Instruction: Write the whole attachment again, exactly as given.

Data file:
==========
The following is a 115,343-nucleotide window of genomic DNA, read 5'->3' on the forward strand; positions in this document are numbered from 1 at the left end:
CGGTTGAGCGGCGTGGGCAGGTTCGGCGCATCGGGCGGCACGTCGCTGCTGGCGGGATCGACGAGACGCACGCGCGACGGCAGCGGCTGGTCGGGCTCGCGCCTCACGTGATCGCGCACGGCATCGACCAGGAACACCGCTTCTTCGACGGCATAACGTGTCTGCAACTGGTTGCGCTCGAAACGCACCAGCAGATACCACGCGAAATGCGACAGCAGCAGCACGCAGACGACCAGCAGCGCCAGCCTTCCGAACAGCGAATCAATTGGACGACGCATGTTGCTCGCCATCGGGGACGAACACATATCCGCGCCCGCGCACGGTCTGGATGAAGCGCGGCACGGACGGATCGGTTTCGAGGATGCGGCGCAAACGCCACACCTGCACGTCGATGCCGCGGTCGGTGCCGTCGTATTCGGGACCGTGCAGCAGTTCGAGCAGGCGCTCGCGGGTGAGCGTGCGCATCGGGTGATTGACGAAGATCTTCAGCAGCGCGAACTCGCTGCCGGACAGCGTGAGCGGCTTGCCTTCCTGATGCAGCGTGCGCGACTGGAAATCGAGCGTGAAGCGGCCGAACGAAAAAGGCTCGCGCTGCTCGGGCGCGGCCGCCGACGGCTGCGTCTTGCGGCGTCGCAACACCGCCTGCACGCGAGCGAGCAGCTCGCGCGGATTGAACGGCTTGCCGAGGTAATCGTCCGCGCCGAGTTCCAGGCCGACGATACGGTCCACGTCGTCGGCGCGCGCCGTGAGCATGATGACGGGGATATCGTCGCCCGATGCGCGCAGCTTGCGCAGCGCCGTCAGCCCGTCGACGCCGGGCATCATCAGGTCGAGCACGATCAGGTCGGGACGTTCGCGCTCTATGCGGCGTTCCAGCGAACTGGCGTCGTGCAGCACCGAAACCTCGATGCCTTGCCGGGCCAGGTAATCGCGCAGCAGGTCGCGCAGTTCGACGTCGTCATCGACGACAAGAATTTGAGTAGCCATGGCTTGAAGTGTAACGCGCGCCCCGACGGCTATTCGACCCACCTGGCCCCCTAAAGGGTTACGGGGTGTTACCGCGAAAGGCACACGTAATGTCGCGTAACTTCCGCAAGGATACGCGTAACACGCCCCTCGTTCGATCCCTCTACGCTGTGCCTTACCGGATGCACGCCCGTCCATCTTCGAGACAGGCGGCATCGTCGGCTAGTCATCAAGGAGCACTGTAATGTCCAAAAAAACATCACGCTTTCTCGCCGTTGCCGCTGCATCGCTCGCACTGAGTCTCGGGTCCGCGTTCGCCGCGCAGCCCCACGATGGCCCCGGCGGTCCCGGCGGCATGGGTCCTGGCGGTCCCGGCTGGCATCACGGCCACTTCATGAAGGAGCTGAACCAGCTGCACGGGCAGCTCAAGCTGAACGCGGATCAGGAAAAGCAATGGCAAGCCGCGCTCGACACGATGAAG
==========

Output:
The following is a 115,343-nucleotide window of genomic DNA, read 5'->3' on the forward strand; positions in this document are numbered from 1 at the left end:
CGGTTGAGCGGCGTGGGCAGGTTCGGCGCATCGGGCGGCACGTCGCTGCTGGCGGGATCGACGAGACGCACGCGCGACGGCAGCGGCTGGTCGGGCTCGCGCCTCACGTGATCGCGCACGGCATCGACCAGGAACACCGCTTCTTCGACGGCATAACGTGTCTGCAACTGGTTGCGCTCGAAACGCACCAGCAGATACCACGCGAAATGCGACAGCAGCAGCACGCAGACGACCAGCAGCGCCAGCCTTCCGAACAGCGAATCAATTGGACGACGCATGTTGCTCGCCATCGGGGACGAACACATATCCGCGCCCGCGCACGGTCTGGATGAAGCGCGGCACGGACGGATCGGTTTCGAGGATGCGGCGCAAACGCCACACCTGCACGTCGATGCCGCGGTCGGTGCCGTCGTATTCGGGACCGTGCAGCAGTTCGAGCAGGCGCTCGCGGGTGAGCGTGCGCATCGGGTGATTGACGAAGATCTTCAGCAGCGCGAACTCGCTGCCGGACAGCGTGAGCGGCTTGCCTTCCTGATGCAGCGTGCGCGACTGGAAATCGAGCGTGAAGCGGCCGAACGAAAAAGGCTCGCGCTGCTCGGGCGCGGCCGCCGACGGCTGCGTCTTGCGGCGTCGCAACACCGCCTGCACGCGAGCGAGCAGCTCGCGCGGATTGAACGGCTTGCCGAGGTAATCGTCCGCGCCGAGTTCCAGGCCGACGATACGGTCCACGTCGTCGGCGCGCGCCGTGAGCATGATGACGGGGATATCGTCGCCCGATGCGCGCAGCTTGCGCAGCGCCGTCAGCCCGTCGACGCCGGGCATCATCAGGTCGAGCACGATCAGGTCGGGACGTTCGCGCTCTATGCGGCGTTCCAGCGAACTGGCGTCGTGCAGCACCGAAACCTCGATGCCTTGCCGGGCCAGGTAATCGCGCAGCAGGTCGCGCAGTTCGACGTCGTCATCGACGACAAGAATTTGAGTAGCCATGGCTTGAAGTGTAACGCGCGCCCCGACGGCTATTCGACCCACCTGGCCCCCTAAAGGGTTACGGGGTGTTACCGCGAAAGGCACACGTAATGTCGCGTAACTTCCGCAAGGATACGCGTAACACGCCCCTCGTTCGATCCCTCTACGCTGTGCCTTACCGGATGCACGCCCGTCCATCTTCGAGACAGGCGGCATCGTCGGCTAGTCATCAAGGAGCACTGTAATGTCCAAAAAAACATCACGCTTTCTCGCCGTTGCCGCTGCATCGCTCGCACTGAGTCTCGGGTCCGCGTTCGCCGCGCAGCCCCACGATGGCCCCGGCGGTCCCGGCGGCATGGGTCCTGGCGGTCCCGGCTGGCATCACGGCCACTTCATGAAGGAGCTGAACCAGCTGCACGGGCAGCTCAAGCTGAACGCGGATCAGGAAAAGCAATGGCAAGCCGCGCTCGACACGATGAAG